BUTLER, Mo. — Earlier this week, the golden prairie-grass pasture here 70 miles south of Kansas City was quiet except for whistling wind and the distant growl of a tractor.
By MARÁ ROSE WILLIAMS
The Kansas City Star
On Saturday, though, the Missouri Department of Natural Resources expects 200 people to gather on this spot about a mile up a gravel-covered Bates County road off Missouri 52 at 11 a.m. A band will play patriotic music, dignitaries will speak and a flag will rise as the state dedicates this farmland as a historic site.
A bronze plaque will be unveiled on a stone monument at the edge of this field, which in the past year has been transformed into a state park.
Here on the Old Toothman farm the First Kansas Colored Volunteer Infantry set up headquarters 150 years ago, calling it Fort Africa.
Just a few miles to the south, these black men wearing Union blue fought in the Battle of Island Mound. They were the first former slaves and freed men to defeat Confederate forces in the Civil War.
The Butler ceremony will be part of a two-day event that begins today in Kansas City at the Bruce R. Watkins Cultural Center, 3700 Blue Parkway. The free reception starts at 6 p.m. with historians discussing the battles significance.
On Oct. 27, 1862, a group of black soldiers had set out on a foraging expedition from Fort Africa. As they crossed over a low hill called Island Mound, the Union men encountered Confederate forces and engaged in a fierce and bloody clash.
It would later be said that those black soldiers fought like tigers. Eight members of the unit were killed, including one white officer and one Cherokee. The six black soldiers and the Native American were buried in the field. Eleven other men were wounded.
Rebel losses are unknown, but some historians speculate that as many as 40 were killed.
To date, despite state-funded archaeological digs, no soldiers remains have been found. Archaeologists have unearthed an old well believed used by John Toothman and his family, maybe even commandeered to quench the thirst of the First Kansas Colored. They also found some small artifacts from the era.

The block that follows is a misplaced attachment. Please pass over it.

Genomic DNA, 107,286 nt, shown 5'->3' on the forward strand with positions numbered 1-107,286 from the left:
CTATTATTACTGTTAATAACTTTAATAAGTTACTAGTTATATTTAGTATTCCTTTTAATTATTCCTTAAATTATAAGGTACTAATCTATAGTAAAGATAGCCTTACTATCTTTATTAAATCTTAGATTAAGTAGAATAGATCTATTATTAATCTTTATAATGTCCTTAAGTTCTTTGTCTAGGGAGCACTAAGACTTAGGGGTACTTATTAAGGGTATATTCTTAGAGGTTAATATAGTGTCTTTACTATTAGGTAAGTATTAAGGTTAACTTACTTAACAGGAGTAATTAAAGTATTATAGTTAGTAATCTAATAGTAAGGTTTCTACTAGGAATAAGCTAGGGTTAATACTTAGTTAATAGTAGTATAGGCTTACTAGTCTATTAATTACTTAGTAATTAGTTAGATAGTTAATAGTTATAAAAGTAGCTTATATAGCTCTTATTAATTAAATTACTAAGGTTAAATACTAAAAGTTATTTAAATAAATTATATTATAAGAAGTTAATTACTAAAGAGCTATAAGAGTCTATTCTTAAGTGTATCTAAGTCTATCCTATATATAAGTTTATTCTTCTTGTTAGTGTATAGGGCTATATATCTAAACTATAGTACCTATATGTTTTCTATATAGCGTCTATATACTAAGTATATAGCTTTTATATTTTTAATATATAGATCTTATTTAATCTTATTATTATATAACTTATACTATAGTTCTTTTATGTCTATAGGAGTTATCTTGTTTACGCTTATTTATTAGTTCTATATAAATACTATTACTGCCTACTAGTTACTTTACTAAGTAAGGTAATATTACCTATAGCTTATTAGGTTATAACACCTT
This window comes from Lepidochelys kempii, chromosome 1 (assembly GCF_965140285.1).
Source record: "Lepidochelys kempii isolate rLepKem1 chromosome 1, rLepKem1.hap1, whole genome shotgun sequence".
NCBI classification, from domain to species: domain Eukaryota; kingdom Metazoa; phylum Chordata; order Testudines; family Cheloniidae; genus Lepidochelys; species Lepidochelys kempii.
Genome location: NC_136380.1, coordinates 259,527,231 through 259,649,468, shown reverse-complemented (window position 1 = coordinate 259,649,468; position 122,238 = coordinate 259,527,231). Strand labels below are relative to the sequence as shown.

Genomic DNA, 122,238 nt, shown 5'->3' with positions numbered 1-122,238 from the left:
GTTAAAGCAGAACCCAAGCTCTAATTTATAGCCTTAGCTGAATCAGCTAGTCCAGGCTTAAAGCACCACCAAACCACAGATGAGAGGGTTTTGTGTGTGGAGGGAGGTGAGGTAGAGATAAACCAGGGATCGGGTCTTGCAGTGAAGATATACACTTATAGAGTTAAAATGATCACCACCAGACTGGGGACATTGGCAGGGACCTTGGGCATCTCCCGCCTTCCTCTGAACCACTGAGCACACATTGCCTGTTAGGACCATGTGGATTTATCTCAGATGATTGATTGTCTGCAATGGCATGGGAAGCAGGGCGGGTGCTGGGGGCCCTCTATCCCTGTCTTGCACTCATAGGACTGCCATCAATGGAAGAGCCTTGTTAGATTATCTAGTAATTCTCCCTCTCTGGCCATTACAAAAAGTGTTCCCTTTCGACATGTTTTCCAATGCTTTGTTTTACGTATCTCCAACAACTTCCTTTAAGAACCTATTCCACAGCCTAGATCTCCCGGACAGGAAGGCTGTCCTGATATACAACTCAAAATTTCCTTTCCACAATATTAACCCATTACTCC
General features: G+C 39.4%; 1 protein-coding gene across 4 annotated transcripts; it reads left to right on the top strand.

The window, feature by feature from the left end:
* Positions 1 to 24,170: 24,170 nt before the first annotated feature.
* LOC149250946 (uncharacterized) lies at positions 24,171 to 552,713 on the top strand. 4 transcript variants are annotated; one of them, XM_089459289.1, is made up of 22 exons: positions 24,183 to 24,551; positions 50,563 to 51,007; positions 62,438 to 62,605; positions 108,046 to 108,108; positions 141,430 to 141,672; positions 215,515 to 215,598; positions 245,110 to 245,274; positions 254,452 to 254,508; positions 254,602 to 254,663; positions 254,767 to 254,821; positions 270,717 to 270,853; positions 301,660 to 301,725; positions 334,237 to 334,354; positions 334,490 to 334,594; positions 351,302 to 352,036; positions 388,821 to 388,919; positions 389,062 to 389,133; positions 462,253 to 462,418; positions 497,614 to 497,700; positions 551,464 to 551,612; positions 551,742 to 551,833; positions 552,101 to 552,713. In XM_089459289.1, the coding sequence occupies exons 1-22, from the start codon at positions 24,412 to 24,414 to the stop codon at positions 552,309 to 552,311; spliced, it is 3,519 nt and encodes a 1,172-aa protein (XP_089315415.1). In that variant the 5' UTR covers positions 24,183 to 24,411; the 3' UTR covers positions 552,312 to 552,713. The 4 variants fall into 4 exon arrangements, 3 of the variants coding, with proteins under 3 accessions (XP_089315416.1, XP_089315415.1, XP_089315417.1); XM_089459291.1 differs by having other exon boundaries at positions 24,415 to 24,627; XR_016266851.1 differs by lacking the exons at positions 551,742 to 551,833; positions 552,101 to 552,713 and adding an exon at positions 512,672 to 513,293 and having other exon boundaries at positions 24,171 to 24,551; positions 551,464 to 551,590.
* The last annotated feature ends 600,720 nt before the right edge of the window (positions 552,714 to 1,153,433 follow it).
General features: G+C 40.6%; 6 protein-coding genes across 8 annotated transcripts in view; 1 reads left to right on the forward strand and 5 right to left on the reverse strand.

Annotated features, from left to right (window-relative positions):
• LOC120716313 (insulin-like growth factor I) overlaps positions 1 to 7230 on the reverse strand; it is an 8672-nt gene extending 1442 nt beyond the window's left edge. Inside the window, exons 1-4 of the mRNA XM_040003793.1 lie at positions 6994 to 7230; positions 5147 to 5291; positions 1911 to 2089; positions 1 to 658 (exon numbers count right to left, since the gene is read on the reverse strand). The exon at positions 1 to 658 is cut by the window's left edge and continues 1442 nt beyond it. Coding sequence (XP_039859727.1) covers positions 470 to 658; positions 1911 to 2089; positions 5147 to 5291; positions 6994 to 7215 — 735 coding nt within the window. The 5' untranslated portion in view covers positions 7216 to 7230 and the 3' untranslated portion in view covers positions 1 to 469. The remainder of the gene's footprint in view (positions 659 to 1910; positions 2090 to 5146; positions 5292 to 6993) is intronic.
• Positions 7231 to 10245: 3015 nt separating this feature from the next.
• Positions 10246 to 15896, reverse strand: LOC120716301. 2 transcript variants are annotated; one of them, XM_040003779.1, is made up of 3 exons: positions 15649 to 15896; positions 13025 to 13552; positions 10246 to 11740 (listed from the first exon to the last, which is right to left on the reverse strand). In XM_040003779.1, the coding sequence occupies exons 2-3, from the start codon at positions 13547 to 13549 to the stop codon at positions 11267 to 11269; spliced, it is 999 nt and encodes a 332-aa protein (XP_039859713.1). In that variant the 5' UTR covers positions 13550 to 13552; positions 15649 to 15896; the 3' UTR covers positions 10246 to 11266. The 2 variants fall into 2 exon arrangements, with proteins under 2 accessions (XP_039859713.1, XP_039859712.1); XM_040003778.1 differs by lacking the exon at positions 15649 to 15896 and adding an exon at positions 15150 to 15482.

But nothing marking the battle, said Bill Bryan, director of Missouri State Parks. We havent done a comprehensive survey of the property yet. This was a running battle; we very well may find other artifacts in the future.
More than a year ago, Bates County presiding commissioner Donna Gregory on several occasions drove state visitors and others to the battle site. There were no benches, walking trails or water fountains then.
The idea of marking it as a historic site was still being considered by decision makers at the Department of Natural Resources.
We have been working toward this dedication for a lot of years, and it has been an extraordinary journey, Gregory said.
It will be Missouris first battle place dedicated as a state historic site since 1990, when the Battle of Carthage in Jasper County was recognized.
We always knew about the Battle of Island Mound, but it was the location that we didnt know about until after local interest brought it to our attention, said Jim Rehard, a district supervisor with Missouri State Parks.
Local historians used land documents and a military report written by Maj. Richard Ward, an officer of the First Kansas Colored, to confirm the battle place.
Once the battle location was pinpointed, the state of Missouri spent a lot of time and energy on this project, Rehard said.
The state bought 40 acres of the old 80-acre farm for the park in 2008, and an archaeological workshop was held on the property in 2010. Prairie grass was planted last year.
This year, in the superheated month of August, Missouri parks workers began transforming the area, setting benches, building a shelter and wrapping a half-mile walking trail around the site.
I think this is very important to African-Americans in Kansas City, in the region and throughout the country, said Joe Maddox, who manages the historical items at the Bruce R. Watkins Cultural Center.
The First Kansas Colored soldiers were the first to fight and the first to die on the battlefield at a time when most Northern generals thought black men could not be trained as soldiers, Maddox said.
Dedicating the Butler farm as a historic site adds another monument to the contributions that African-Americans in Missouri made to this country, said Maddox.
Chris Tabor, who told the story of the battle in his 2001 book Skirmish at Island Mound, was thrilled when he learned the site was being preserved for history.
Tabor, a former Missourian who now lives in Houston, began researching Island Mound in 1999. At Saturdays dedication, he will talk about that research.
Im still studying the First Kansas Colored even now, Tabor said. Its a hobby, a passion and an obsession. But this really is so significant. These men some of them weeks out of bondage, others just days out of bondage proved that former slaves could meet their enemy on the field of battle and defeat them.
This was a full nine months before the Massachusetts 54th (the black regiment in the movie Glory) stormed Fort Wagner.
Tabor said that after President Lincoln heard an account of the Island Mound fight, it affected his decision to officially muster black soldiers into the war. It affected his decision to sign the Emancipation Proclamation.
The new state park and historic site marker for the battle is the second monument in Bates County paying homage to the black Civil War soldier. A statue of a black soldier stands outside the county courthouse in Butler.
To reach Mará Rose Williams, call 816-234-4419 or send email to email@example.com.